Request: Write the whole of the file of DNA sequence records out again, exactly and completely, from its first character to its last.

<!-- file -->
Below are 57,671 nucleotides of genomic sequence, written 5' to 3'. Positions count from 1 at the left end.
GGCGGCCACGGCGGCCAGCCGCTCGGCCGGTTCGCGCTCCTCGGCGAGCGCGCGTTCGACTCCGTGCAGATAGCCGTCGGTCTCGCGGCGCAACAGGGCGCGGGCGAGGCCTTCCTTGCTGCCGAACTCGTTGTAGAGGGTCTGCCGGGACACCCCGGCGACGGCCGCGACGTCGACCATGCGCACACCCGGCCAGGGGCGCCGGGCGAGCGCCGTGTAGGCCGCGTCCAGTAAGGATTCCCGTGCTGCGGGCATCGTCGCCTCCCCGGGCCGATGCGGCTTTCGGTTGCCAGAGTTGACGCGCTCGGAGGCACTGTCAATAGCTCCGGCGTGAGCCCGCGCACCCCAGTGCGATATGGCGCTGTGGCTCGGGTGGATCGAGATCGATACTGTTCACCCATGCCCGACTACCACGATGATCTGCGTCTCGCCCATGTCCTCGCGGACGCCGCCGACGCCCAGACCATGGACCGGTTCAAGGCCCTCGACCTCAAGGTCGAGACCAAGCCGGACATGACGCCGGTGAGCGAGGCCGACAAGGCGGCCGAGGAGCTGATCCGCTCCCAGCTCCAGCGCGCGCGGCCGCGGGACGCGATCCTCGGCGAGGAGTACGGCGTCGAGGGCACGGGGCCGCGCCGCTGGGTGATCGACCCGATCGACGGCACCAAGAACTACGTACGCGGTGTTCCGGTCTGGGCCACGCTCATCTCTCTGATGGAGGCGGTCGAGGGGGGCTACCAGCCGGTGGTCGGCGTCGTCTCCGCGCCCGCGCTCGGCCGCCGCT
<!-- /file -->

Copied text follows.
Below are 57,671 nucleotides of genomic sequence, written 5' to 3'. Positions count from 1 at the left end.
GGCGGCCACGGCGGCCAGCCGCTCGGCCGGTTCGCGCTCCTCGGCGAGCGCGCGTTCGACTCCGTGCAGATAGCCGTCGGTCTCGCGGCGCAACAGGGCGCGGGCGAGGCCTTCCTTGCTGCCGAACTCGTTGTAGAGGGTCTGCCGGGACACCCCGGCGACGGCCGCGACGTCGACCATGCGCACACCCGGCCAGGGGCGCCGGGCGAGCGCCGTGTAGGCCGCGTCCAGTAAGGATTCCCGTGCTGCGGGCATCGTCGCCTCCCCGGGCCGATGCGGCTTTCGGTTGCCAGAGTTGACGCGCTCGGAGGCACTGTCAATAGCTCCGGCGTGAGCCCGCGCACCCCAGTGCGATATGGCGCTGTGGCTCGGGTGGATCGAGATCGATACTGTTCACCCATGCCCGACTACCACGATGATCTGCGTCTCGCCCATGTCCTCGCGGACGCCGCCGACGCCCAGACCATGGACCGGTTCAAGGCCCTCGACCTCAAGGTCGAGACCAAGCCGGACATGACGCCGGTGAGCGAGGCCGACAAGGCGGCCGAGGAGCTGATCCGCTCCCAGCTCCAGCGCGCGCGGCCGCGGGACGCGATCCTCGGCGAGGAGTACGGCGTCGAGGGCACGGGGCCGCGCCGCTGGGTGATCGACCCGATCGACGGCACCAAGAACTACGTACGCGGTGTTCCGGTCTGGGCCACGCTCATCTCTCTGATGGAGGCGGTCGAGGGGGGCTACCAGCCGGTGGTCGGCGTCGTCTCCGCGCCCGCGCTCGGCCGCCGCT